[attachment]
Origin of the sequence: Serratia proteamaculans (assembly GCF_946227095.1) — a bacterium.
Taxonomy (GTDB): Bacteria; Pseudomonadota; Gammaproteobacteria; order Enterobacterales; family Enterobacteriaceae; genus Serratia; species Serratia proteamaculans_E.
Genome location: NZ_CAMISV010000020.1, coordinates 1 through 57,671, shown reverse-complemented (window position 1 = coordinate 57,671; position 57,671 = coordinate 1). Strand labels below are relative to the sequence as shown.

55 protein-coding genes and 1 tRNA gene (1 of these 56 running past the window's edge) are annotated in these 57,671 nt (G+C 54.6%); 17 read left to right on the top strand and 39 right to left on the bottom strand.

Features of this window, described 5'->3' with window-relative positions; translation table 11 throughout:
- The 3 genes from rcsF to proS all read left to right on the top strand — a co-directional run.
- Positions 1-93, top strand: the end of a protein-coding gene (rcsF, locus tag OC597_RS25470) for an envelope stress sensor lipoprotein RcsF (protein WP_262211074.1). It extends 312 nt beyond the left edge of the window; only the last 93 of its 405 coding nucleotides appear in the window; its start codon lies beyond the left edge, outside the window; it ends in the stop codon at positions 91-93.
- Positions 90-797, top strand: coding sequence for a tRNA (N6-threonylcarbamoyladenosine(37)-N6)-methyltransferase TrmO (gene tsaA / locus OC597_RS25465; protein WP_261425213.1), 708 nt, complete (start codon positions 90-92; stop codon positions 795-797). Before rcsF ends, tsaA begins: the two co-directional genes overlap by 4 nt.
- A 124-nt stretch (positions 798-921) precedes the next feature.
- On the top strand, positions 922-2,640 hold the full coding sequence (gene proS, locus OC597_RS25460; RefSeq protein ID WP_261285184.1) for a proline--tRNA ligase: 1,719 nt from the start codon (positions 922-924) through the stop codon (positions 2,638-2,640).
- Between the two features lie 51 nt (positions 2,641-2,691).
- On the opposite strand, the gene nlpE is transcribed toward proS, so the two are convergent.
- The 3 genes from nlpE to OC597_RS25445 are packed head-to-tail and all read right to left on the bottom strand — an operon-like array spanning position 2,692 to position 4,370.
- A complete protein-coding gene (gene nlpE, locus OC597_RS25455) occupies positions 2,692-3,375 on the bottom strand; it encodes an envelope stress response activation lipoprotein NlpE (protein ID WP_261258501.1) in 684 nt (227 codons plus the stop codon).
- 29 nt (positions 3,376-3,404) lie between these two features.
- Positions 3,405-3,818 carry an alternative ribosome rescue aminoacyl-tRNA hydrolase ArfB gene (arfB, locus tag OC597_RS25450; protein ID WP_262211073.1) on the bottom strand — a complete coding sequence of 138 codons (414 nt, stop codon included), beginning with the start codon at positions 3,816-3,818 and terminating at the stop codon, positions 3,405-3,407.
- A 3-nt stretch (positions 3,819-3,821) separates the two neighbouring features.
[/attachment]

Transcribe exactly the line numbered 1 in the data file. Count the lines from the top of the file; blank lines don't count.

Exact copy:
Origin of the sequence: Serratia proteamaculans (assembly GCF_946227095.1) — a bacterium.